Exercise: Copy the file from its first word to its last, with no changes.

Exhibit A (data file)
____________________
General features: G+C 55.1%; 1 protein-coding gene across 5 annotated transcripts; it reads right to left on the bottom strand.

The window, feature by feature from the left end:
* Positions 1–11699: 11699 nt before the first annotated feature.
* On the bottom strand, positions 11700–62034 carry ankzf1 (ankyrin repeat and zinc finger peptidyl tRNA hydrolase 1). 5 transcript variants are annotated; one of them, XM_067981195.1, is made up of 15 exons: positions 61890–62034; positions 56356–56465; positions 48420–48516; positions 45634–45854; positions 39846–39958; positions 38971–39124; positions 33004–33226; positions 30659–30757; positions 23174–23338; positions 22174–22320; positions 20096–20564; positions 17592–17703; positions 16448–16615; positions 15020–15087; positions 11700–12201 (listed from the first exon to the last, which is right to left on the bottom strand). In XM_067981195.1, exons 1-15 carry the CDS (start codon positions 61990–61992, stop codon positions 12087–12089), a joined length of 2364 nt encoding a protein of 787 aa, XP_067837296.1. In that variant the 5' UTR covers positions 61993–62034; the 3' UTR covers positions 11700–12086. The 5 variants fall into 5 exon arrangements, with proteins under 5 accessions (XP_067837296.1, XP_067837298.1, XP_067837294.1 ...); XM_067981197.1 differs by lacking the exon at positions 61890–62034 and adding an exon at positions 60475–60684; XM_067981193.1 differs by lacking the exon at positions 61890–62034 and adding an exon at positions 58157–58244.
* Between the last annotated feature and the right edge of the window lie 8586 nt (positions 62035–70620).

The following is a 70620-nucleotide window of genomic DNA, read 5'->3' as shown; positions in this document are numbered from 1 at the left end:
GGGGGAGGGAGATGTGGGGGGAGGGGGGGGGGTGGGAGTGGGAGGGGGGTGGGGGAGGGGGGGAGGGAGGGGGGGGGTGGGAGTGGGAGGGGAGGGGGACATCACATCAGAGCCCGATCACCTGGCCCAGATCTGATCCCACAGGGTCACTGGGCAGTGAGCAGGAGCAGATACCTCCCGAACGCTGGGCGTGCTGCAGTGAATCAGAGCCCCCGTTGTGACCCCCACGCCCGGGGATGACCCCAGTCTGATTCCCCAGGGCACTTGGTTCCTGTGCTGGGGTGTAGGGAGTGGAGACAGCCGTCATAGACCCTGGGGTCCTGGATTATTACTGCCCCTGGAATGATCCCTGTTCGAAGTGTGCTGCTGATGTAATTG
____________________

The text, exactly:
General features: G+C 55.1%; 1 protein-coding gene across 5 annotated transcripts; it reads right to left on the bottom strand.

The window, feature by feature from the left end:
* Positions 1–11699: 11699 nt before the first annotated feature.
* On the bottom strand, positions 11700–62034 carry ankzf1 (ankyrin repeat and zinc finger peptidyl tRNA hydrolase 1). 5 transcript variants are annotated; one of them, XM_067981195.1, is made up of 15 exons: positions 61890–62034; positions 56356–56465; positions 48420–48516; positions 45634–45854; positions 39846–39958; positions 38971–39124; positions 33004–33226; positions 30659–30757; positions 23174–23338; positions 22174–22320; positions 20096–20564; positions 17592–17703; positions 16448–16615; positions 15020–15087; positions 11700–12201 (listed from the first exon to the last, which is right to left on the bottom strand). In XM_067981195.1, exons 1-15 carry the CDS (start codon positions 61990–61992, stop codon positions 12087–12089), a joined length of 2364 nt encoding a protein of 787 aa, XP_067837296.1. In that variant the 5' UTR covers positions 61993–62034; the 3' UTR covers positions 11700–12086. The 5 variants fall into 5 exon arrangements, with proteins under 5 accessions (XP_067837296.1, XP_067837298.1, XP_067837294.1 ...); XM_067981197.1 differs by lacking the exon at positions 61890–62034 and adding an exon at positions 60475–60684; XM_067981193.1 differs by lacking the exon at positions 61890–62034 and adding an exon at positions 58157–58244.
* Between the last annotated feature and the right edge of the window lie 8586 nt (positions 62035–70620).

The following is a 70620-nucleotide window of genomic DNA, read 5'->3' as shown; positions in this document are numbered from 1 at the left end:
GGGGGAGGGAGATGTGGGGGGAGGGGGGGGGGTGGGAGTGGGAGGGGGGTGGGGGAGGGGGGGAGGGAGGGGGGGGGTGGGAGTGGGAGGGGAGGGGGACATCACATCAGAGCCCGATCACCTGGCCCAGATCTGATCCCACAGGGTCACTGGGCAGTGAGCAGGAGCAGATACCTCCCGAACGCTGGGCGTGCTGCAGTGAATCAGAGCCCCCGTTGTGACCCCCACGCCCGGGGATGACCCCAGTCTGATTCCCCAGGGCACTTGGTTCCTGTGCTGGGGTGTAGGGAGTGGAGACAGCCGTCATAGACCCTGGGGTCCTGGATTATTACTGCCCCTGGAATGATCCCTGTTCGAAGTGTGCTGCTGATGTAATTG